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McCook Central voters approve new school

SALEM — Nearly three-fourths of eligible voters on Tuesday supported building a new, $7.1 million school in McCook Central School District.

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Residents of the district decided on the measure during an election Tuesday, but complete results were not totaled until early Wednesday morning.

McCook Central Superintendent Dan Swartos said strong voter turnout slowed the process because all votes were counted by hand. In the election, 547 votes supported the measure and 190 were against. There were a total of 737 votes cast, totaling 74 percent in favor of the new school. Because it was a bond issue, the vote needed 60 percent of voters to be in favor of the project. Turnout in the election was at 49 percent.

"I think everyone here at the school worked hard and put together a good package in being able to show why this would be a good thing for our district, and why this will benefit our community in the long run," Swartos said.

Construction on the combined high school and middle school could begin next spring, as the district hopes to build new band and choir classrooms and new locker rooms in an initial phase. The new facility will be built at the current school site in Salem.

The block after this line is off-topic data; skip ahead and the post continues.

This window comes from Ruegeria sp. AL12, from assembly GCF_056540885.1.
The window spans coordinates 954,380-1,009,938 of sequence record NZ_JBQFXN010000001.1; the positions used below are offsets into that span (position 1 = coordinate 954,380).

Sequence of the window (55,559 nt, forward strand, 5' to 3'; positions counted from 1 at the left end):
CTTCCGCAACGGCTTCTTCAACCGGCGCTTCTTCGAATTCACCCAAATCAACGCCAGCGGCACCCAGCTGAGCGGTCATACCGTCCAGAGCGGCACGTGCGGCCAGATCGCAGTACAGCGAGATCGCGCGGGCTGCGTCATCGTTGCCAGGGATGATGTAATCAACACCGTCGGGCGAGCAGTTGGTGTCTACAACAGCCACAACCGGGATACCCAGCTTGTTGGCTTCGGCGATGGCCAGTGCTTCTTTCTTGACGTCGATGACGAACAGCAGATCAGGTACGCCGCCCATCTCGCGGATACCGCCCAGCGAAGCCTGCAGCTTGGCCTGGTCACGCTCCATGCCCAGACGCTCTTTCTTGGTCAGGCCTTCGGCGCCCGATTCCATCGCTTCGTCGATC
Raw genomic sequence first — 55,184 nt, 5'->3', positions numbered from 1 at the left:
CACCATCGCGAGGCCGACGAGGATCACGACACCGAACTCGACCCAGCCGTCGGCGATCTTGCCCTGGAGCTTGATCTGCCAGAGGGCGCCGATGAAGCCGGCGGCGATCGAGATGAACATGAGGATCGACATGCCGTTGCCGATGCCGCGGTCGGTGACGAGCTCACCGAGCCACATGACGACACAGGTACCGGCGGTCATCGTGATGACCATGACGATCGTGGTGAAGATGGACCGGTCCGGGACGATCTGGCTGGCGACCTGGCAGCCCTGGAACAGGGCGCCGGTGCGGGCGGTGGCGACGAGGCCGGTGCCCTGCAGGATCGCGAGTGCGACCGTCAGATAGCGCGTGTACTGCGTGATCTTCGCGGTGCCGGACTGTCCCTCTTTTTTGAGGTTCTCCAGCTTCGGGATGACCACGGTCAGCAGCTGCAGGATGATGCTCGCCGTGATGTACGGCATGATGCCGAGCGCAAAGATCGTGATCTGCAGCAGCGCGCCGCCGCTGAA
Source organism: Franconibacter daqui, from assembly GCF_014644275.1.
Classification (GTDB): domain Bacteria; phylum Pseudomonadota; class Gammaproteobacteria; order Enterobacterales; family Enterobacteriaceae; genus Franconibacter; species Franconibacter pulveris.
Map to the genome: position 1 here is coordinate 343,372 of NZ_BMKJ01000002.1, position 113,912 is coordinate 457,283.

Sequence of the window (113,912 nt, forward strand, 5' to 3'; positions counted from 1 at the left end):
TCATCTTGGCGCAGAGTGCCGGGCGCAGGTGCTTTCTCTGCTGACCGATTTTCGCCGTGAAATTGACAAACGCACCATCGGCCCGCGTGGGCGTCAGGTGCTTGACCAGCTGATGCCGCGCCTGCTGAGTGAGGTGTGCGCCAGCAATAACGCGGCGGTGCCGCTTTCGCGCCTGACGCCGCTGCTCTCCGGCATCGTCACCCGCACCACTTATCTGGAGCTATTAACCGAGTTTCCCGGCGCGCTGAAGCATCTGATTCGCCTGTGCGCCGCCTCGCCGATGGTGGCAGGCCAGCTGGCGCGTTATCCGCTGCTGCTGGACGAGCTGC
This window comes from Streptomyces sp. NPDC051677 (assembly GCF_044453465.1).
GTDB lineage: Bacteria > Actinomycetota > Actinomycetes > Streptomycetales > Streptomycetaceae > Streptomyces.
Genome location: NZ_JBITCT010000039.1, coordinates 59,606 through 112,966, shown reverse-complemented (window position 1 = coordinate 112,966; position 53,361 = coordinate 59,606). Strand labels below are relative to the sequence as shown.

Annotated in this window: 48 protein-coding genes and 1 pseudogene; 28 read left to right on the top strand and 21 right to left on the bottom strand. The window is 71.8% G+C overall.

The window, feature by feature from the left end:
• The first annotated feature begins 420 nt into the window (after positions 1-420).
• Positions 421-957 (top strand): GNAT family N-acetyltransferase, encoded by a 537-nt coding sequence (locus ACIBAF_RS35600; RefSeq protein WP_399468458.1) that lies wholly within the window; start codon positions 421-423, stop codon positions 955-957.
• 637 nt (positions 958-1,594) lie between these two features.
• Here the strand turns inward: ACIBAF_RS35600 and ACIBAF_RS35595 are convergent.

New high school construction could begin in 2016. The school plans to build a new two-story high school and middle school that would be more accessible that the current building. Plans for the project include new concession and restroom areas near the gym, a new weight room and special education rooms, along with a commons area to host band and choir performances that will seat up to 500 people.

Classes will be moved to other community facilities during construction and students could begin to use the new facility in the 2016-17 school year.

Swartos said updated facilities are necessary to attract young families to live in the district. He said community groups that toured the school's current 90-year-old facility agreed.

"It's hard for us to capitalize on getting young families to live here when we don't have the facilities that they're looking for," he said.

Using the current building any longer could have put the district at risk of being condemned, Swartos said.

The measure allows the school to raise up to $2.99 million in bonds over 20 years, or about 40 percent of the total cost. Existing capital outlay funds of about $4.25 million would be used to cover the remaining costs.

"A very large margin of the voters have supported the measure," Swartos said. "People are ready for the project and we're excited to get moving on it."

The school district also had an election for three positions on the school board. Voters returned two incumbents. David Eichacker led all vote-getters with 531 votes, while Joni Wagner and newcomer Kurt Stiefvater also won seats with 519 and 433 votes, respectively. Current board member Peggy Butzke lost in her bid for re-election with 345 votes.